The emergence of compact cube vans is changing the shape of the baby van market but there’s still a place for traditional car-derived models, as James Dallas discovers
A gentle evolution has been taking place in the small van sector since the PSA partners Citroen and Peugeot together with Fiat Professional introduced their respective compact cube cans, the Nemo, Bipper and Fiorino back in 2008.
These vans offer a more practical load proposition than the car-derived vans that have traditionally dominated the segment and are essentially small hatchbacks with their rear seats taken out and side windows replaced with body panels.
Ford took its time weighing up the impact of the new baby vans before launching its own take on the emerging genre in 2014 in the shape of the Transit Courier, the last model to arrive in the brand’s overhaul of its LCV line-up.
Once more the blue oval got it right and we were so impressed we crowned the Courier the What Van? Van of the Year for 2015.
We described the Courier as “a good-looking, stylish and classy little van”, and noted that it’s a different proposition to the car- derived Fiesta Van that continues in the Ford range.
Like the Fiat and PSA vans, the Courier is aimed at customers who need a nimble city vehicle and do not want to drive around with wasted space in their vans but who need a bit more cargo capacity than they’d get from a CDV.
With a payload of up to 660kg and loadspace of 2.4m3 the Courier is in the same ballpark as its Franco-Italian rivals but it offers more choice when it comes to engines.
While the Peugeot and Citroen vans only have a 75hp diesel engine option, and the Fiat as well as Mercedes’ Citan Compact – the only other small van in the segment – have 75hp or 95hp diesels, the Ford can match those two and also offer the 100hp Ecoboost petrol powertrain that’s aimed at the urban operators most likely to be employing this sort of van anyway.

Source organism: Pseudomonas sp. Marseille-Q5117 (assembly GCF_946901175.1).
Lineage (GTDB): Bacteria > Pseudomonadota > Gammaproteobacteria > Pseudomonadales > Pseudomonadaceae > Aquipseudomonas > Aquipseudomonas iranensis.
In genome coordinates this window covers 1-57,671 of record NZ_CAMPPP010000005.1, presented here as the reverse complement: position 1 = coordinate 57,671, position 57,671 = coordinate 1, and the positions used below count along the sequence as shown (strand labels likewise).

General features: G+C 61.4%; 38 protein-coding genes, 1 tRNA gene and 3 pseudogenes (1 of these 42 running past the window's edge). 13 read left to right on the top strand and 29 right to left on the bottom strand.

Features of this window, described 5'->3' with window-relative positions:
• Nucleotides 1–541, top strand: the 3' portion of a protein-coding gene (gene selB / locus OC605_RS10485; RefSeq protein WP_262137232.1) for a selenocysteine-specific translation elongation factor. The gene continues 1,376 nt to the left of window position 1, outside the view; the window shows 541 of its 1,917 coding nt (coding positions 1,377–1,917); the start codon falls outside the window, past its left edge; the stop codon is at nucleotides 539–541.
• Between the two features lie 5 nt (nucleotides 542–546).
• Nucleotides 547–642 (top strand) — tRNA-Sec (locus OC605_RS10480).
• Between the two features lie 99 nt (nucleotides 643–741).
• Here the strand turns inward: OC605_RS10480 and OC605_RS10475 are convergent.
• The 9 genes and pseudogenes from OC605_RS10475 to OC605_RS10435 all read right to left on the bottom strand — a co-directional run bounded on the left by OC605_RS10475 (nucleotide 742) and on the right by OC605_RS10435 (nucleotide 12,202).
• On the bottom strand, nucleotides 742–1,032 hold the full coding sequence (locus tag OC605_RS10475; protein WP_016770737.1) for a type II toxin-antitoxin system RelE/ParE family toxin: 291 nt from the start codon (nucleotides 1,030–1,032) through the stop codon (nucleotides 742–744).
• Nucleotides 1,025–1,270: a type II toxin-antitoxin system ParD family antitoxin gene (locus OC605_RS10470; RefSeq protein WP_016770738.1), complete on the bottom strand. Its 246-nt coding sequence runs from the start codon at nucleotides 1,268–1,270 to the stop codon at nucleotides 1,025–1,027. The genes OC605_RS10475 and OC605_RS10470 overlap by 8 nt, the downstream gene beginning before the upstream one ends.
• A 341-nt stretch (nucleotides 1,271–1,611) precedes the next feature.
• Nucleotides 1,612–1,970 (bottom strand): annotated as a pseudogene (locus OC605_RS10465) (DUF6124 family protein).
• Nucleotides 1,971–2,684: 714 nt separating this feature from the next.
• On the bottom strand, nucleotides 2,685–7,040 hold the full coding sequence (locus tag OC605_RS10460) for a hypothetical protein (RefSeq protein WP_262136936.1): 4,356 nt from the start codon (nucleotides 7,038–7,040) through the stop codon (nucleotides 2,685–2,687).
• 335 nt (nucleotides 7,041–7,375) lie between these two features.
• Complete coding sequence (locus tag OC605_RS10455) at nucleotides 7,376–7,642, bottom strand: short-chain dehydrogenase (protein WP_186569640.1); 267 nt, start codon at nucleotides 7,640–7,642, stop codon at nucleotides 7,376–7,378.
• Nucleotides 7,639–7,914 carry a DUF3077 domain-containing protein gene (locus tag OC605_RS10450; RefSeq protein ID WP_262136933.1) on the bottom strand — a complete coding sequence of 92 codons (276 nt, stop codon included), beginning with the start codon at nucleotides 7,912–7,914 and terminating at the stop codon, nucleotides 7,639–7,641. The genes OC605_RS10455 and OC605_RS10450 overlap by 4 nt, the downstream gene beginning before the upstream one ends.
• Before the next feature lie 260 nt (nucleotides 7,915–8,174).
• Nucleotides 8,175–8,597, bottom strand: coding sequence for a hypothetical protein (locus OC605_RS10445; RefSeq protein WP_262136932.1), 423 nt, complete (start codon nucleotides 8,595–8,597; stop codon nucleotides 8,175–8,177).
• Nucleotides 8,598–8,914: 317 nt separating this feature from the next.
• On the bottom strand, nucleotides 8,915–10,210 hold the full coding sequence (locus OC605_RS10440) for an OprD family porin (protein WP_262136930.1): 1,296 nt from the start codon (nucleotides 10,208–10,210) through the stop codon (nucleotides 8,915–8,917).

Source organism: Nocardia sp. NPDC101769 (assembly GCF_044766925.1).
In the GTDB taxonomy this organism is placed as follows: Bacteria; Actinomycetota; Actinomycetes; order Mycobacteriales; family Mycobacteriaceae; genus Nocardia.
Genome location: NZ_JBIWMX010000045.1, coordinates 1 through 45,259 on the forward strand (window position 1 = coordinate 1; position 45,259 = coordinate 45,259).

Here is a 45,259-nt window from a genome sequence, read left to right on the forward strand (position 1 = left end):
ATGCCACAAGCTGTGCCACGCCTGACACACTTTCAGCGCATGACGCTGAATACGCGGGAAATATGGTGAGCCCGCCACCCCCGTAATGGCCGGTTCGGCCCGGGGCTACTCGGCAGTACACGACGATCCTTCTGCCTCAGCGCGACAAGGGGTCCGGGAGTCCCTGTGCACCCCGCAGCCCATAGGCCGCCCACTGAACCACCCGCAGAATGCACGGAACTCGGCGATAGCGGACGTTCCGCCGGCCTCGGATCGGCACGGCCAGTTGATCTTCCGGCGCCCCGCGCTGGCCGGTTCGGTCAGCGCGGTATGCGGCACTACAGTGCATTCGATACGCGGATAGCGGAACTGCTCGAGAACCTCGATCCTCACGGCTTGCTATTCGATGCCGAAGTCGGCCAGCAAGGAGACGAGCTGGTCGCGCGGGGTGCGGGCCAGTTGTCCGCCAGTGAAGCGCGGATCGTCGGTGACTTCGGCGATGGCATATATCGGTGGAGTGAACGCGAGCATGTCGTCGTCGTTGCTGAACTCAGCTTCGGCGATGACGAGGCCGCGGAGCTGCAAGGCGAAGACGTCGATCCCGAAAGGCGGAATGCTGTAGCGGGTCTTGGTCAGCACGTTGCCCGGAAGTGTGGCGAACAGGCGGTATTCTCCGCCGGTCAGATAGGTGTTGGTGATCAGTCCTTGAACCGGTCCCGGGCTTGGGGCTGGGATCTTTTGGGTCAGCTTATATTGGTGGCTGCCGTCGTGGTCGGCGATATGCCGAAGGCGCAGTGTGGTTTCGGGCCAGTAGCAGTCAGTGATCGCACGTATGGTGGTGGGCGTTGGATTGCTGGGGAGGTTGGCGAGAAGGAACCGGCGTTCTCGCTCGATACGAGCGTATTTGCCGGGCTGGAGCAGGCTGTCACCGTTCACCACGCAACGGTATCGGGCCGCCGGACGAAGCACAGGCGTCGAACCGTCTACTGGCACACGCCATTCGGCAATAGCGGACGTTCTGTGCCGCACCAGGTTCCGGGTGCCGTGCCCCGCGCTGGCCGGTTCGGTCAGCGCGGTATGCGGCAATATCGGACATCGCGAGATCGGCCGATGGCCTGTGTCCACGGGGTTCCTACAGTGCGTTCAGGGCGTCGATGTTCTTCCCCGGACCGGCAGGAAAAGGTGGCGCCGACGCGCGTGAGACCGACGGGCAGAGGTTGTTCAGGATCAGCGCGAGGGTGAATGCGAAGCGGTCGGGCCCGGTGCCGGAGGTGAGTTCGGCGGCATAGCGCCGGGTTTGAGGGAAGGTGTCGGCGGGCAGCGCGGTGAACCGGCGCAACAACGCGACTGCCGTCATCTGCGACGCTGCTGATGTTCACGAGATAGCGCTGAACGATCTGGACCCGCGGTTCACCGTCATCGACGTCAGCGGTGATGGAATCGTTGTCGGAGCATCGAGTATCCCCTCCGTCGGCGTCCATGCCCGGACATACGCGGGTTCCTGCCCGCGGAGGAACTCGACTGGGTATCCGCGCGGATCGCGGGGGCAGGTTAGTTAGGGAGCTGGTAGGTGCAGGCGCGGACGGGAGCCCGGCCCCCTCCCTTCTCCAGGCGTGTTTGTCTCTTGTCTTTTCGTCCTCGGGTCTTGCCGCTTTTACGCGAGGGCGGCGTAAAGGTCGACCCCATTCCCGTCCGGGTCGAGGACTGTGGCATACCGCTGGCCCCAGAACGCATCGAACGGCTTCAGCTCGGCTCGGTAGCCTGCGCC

Ford claims: “Transit Courier has quickly taken leadership in its segment.”
It defines this segment as distinct from the CDV one the Fiesta Van occupies but says in December 2014 the Courier outsold the Fiesta Van with 403 registrations compared to 395, giving the vans respective market shares of 40.5% and 61%. For the year overall Ford sold 4044 Fiesta Vans and notched up 1549 Courier sales from its launch date in July.
But although the Courier and its direct competitors may signal the direction the small van sector is taking, Ford shows no inclination as yet to put its successful Fiesta Van out to grass. Indeed, the manufacturer says it is set to get a Euro6 petrol engine as part of the transition to stage 6 across the LCV range in the next 18 months.
By their definition car-derived vans are not the most expensive models to produce – requiring fairly straightforward adaptations to the passenger cars on which they are based – and Vauxhall’s launch of its new CorsaVan is further proof that there is commercially viable life in the business model yet.
Prices for the Corsavan start from £11,858 for the entry-level 1.2-litre 70hp Corsavan, step up to £13,108 for the 1.3 75hp version with Start/Stop, move onto £13,558 for the 1.3 95hp Start/Stop Ecoflex, which is the most economical derivative with official CO2 emissions of 90g/km and combined cycle fuel consumption of 83.1mpg and peak at £14,558 for the 1.3 95hp Corsavan Sportive with Start/Stop.
The most economical version of the previous Corsavan had official CO2 output of 89g/km, but a spokesman for the brand says the transition to Euro6, which slashes diesel particulate NoX pollution, had caused the marginal increase.
Mandatory ESP brings with it standard safety features such as straight line stability control, cornering brake control, drag torque control, brake assist system, active rollover protection, hydraulic brake fade assist and hill start assist.
All models also get six airbags, electric windows and door mirrors, an audio system with aux-in, DAB and Bluetooth, a tyre pressure monitoring system and speed sensitive power steering.
Vauxhall claimed the Corsavan offers 12% more carrying capacity than its key rival, the Ford Fiesta Van, with a payload of 571kg compared to the Fiesta Van’s 508kg.
The brand also highlighted the Corsavan’s service intervals of 20,000 miles/12 months, next to its competitor’s 12,500/12 month schedule.
Elsewhere in the small van sector, DFSK plans to grow the retail network serving its Loadhopper microvan range from 34 to 80 outlets by the third quarter of 2015.